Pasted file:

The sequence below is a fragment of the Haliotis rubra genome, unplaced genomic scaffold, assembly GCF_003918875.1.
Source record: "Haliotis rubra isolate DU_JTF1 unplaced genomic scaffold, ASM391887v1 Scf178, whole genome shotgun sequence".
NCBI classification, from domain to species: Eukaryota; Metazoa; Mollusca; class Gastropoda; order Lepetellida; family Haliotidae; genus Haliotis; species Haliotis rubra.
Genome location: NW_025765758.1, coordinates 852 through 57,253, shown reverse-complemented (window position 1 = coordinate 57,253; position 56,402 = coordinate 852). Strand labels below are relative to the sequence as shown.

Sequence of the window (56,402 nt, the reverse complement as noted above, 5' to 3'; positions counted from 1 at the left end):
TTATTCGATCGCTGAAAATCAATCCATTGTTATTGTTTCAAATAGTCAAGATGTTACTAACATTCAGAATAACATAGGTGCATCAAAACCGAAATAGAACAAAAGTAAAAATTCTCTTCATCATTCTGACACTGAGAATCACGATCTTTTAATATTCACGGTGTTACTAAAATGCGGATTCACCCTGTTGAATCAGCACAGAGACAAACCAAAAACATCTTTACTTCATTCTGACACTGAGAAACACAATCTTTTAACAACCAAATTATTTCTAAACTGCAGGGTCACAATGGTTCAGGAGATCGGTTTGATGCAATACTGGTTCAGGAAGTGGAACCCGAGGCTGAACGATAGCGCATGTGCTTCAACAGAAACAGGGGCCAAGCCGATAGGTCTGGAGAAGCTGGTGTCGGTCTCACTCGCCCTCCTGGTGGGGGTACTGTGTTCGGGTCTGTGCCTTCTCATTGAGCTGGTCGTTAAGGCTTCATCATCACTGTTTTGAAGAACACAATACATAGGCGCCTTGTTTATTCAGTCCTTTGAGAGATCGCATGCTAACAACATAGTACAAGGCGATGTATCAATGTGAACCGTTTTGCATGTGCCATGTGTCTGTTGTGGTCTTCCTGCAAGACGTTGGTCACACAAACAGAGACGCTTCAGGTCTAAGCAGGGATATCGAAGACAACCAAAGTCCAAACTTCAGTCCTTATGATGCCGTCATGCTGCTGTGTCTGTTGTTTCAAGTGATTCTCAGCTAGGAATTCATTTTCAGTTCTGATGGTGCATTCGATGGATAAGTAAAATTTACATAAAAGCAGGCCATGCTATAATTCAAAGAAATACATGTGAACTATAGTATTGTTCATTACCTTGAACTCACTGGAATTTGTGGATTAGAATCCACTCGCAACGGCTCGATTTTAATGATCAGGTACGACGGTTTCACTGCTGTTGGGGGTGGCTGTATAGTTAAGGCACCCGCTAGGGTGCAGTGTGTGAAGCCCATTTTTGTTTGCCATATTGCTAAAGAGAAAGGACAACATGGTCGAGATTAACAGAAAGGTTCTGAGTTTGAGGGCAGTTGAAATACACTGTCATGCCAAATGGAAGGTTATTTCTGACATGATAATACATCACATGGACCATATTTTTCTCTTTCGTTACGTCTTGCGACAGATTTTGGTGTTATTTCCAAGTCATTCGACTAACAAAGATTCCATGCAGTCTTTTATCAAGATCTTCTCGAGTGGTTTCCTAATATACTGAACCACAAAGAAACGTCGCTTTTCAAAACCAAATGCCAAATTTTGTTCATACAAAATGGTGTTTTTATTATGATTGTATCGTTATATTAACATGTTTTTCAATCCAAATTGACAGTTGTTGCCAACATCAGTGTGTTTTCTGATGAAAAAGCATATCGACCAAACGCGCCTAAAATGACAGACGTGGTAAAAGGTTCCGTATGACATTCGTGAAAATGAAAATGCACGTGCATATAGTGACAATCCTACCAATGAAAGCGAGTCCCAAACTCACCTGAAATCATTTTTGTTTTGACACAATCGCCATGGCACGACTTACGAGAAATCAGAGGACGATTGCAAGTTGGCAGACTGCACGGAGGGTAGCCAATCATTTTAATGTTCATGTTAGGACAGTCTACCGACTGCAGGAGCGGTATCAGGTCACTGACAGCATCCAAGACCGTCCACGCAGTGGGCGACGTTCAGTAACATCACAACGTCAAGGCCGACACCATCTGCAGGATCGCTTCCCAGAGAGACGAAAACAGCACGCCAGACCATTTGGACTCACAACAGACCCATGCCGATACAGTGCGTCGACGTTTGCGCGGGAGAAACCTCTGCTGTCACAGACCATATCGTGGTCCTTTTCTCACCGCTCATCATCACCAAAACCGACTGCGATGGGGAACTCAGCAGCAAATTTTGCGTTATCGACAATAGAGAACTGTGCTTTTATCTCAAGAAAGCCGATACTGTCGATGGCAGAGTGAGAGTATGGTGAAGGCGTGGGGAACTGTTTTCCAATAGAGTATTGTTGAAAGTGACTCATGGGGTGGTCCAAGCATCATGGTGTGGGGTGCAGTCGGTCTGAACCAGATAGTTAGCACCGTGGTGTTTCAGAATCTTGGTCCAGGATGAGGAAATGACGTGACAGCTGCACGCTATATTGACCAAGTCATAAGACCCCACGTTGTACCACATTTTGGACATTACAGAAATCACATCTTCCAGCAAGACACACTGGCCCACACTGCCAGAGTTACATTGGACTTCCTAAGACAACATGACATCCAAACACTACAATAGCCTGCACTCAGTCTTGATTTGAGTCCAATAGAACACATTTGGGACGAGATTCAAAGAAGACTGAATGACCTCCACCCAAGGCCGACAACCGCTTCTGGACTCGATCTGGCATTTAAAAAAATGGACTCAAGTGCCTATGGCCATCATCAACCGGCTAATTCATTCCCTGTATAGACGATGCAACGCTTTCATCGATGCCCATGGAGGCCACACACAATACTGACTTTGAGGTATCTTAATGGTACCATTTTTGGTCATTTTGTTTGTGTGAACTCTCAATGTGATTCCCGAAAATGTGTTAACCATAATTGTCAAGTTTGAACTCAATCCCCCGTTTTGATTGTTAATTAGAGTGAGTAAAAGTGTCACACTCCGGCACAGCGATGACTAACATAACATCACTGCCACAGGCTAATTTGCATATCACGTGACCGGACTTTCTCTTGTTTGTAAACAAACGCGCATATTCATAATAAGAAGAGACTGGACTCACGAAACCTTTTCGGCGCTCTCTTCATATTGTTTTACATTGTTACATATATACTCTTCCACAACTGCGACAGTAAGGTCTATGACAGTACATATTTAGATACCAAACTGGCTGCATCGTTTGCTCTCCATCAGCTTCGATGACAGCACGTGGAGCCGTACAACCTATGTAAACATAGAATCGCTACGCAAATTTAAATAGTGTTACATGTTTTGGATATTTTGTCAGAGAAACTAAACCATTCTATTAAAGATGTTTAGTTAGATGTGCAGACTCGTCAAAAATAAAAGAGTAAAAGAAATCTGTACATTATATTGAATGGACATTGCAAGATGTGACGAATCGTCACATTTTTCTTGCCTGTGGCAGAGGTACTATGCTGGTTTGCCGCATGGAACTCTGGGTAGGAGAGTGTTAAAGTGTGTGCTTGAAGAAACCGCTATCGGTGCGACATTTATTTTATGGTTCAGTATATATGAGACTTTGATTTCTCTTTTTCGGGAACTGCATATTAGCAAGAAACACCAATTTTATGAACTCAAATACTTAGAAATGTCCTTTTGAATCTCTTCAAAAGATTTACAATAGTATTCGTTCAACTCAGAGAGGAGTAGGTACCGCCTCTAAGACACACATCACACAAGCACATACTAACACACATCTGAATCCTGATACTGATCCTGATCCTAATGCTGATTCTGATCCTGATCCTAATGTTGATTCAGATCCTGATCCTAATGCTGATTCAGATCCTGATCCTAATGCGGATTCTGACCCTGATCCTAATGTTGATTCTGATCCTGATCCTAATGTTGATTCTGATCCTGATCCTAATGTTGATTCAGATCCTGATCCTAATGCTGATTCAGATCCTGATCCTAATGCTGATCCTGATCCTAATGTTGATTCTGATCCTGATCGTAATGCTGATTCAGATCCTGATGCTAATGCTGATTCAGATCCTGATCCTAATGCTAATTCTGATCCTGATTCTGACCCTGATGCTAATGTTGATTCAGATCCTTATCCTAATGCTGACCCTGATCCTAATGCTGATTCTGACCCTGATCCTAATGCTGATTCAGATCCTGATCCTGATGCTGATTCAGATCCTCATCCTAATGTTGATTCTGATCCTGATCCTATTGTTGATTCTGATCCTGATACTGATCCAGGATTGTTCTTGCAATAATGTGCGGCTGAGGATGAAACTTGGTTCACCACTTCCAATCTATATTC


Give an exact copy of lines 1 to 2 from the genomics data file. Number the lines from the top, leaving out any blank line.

The sequence below is a fragment of the Haliotis rubra genome, unplaced genomic scaffold, assembly GCF_003918875.1.
Source record: "Haliotis rubra isolate DU_JTF1 unplaced genomic scaffold, ASM391887v1 Scf178, whole genome shotgun sequence".